An attorney at one of the leading law firms in San Francisco, California, Cupcake Brown spent 14 years as a drug addict and prostitute after leaving an abusive foster home. Involved with gangs and often homeless, she endured rape, alcoholism, serious injury in a drive-by shooting, and other assaults. As she struggled for many years to get clean and sober, Brown continually succumbed to the lure of street life. Finally, she found enough strength in her religious faith to succeed in beating the obstacles that had once seemed impossible to overcome. Putting herself through school, Brown established herself in an intensely competitive profession and began traveling throughout the country as a motivational speaker and advocate.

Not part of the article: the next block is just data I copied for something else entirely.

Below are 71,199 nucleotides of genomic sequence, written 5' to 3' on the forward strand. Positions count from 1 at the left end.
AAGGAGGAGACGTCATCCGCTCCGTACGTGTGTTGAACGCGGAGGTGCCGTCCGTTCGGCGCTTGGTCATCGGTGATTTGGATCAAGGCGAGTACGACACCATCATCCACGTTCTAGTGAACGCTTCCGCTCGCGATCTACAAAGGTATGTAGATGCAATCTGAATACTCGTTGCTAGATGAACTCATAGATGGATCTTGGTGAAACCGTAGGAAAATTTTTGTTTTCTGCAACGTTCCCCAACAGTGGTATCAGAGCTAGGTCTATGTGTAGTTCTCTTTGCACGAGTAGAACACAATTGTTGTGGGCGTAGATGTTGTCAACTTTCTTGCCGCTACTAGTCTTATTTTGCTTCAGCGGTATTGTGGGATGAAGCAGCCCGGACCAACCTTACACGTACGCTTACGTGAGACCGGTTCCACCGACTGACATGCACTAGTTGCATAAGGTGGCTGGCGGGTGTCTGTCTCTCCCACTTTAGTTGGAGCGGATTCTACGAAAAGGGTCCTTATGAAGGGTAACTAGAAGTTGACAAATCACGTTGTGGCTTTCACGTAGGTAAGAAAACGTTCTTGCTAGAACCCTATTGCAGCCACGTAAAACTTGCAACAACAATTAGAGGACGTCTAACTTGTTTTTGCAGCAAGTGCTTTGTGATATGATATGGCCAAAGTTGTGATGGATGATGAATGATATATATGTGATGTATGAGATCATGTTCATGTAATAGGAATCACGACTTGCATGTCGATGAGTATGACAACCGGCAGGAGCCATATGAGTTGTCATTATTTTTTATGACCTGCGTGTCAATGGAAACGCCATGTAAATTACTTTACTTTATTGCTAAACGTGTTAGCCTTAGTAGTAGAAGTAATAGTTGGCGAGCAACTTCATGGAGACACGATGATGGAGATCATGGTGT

Though Brown was not born into a privileged family, her first years were stable and happy. She received her unusual name when her mother, not fully alert after giving birth in 1964, asked for a cupcake and the delivery room nurse wrote that down on the birth certificate. Brown grew up in San Diego, California, and enjoyed a fairly typical childhood until age 11, when she came home one day to discover her mother lying dead in bed from an epileptic seizure. As soon as she was taken away from her stepfather and placed in foster care, her troubles began.
Ran Away from Foster Homes